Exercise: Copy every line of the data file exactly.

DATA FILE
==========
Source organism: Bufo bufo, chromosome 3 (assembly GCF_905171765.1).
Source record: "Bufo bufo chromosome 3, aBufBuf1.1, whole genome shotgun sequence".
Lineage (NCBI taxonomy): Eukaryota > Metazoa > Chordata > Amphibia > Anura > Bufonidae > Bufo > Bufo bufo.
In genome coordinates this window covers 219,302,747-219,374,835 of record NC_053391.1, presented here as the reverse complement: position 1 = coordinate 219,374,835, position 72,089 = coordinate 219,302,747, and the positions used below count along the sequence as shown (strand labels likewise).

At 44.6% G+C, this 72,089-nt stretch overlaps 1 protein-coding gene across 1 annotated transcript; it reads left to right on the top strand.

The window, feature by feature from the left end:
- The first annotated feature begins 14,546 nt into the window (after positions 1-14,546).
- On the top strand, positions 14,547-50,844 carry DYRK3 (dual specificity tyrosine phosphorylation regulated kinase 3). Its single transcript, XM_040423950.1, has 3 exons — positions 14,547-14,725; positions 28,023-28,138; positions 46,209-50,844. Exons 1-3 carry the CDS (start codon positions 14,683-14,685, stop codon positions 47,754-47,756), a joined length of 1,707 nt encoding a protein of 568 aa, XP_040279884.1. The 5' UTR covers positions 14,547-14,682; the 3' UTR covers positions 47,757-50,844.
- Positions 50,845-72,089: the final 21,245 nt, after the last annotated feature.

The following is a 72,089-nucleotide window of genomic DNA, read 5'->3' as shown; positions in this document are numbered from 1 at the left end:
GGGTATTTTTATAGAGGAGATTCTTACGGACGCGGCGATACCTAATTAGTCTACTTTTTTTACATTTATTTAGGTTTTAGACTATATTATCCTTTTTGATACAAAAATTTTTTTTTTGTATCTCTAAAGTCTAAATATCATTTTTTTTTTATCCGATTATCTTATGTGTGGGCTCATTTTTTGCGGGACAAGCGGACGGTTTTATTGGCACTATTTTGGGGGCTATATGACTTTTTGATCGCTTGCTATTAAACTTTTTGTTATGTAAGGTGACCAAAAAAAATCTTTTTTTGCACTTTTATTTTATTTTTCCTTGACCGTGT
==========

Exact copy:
Source organism: Bufo bufo, chromosome 3 (assembly GCF_905171765.1).
Source record: "Bufo bufo chromosome 3, aBufBuf1.1, whole genome shotgun sequence".
Lineage (NCBI taxonomy): Eukaryota > Metazoa > Chordata > Amphibia > Anura > Bufonidae > Bufo > Bufo bufo.
In genome coordinates this window covers 219,302,747-219,374,835 of record NC_053391.1, presented here as the reverse complement: position 1 = coordinate 219,374,835, position 72,089 = coordinate 219,302,747, and the positions used below count along the sequence as shown (strand labels likewise).

At 44.6% G+C, this 72,089-nt stretch overlaps 1 protein-coding gene across 1 annotated transcript; it reads left to right on the top strand.

The window, feature by feature from the left end:
- The first annotated feature begins 14,546 nt into the window (after positions 1-14,546).
- On the top strand, positions 14,547-50,844 carry DYRK3 (dual specificity tyrosine phosphorylation regulated kinase 3). Its single transcript, XM_040423950.1, has 3 exons — positions 14,547-14,725; positions 28,023-28,138; positions 46,209-50,844. Exons 1-3 carry the CDS (start codon positions 14,683-14,685, stop codon positions 47,754-47,756), a joined length of 1,707 nt encoding a protein of 568 aa, XP_040279884.1. The 5' UTR covers positions 14,547-14,682; the 3' UTR covers positions 47,757-50,844.
- Positions 50,845-72,089: the final 21,245 nt, after the last annotated feature.

The following is a 72,089-nucleotide window of genomic DNA, read 5'->3' as shown; positions in this document are numbered from 1 at the left end:
GGGTATTTTTATAGAGGAGATTCTTACGGACGCGGCGATACCTAATTAGTCTACTTTTTTTACATTTATTTAGGTTTTAGACTATATTATCCTTTTTGATACAAAAATTTTTTTTTTGTATCTCTAAAGTCTAAATATCATTTTTTTTTTATCCGATTATCTTATGTGTGGGCTCATTTTTTGCGGGACAAGCGGACGGTTTTATTGGCACTATTTTGGGGGCTATATGACTTTTTGATCGCTTGCTATTAAACTTTTTGTTATGTAAGGTGACCAAAAAAAATCTTTTTTTGCACTTTTATTTTATTTTTCCTTGACCGTGT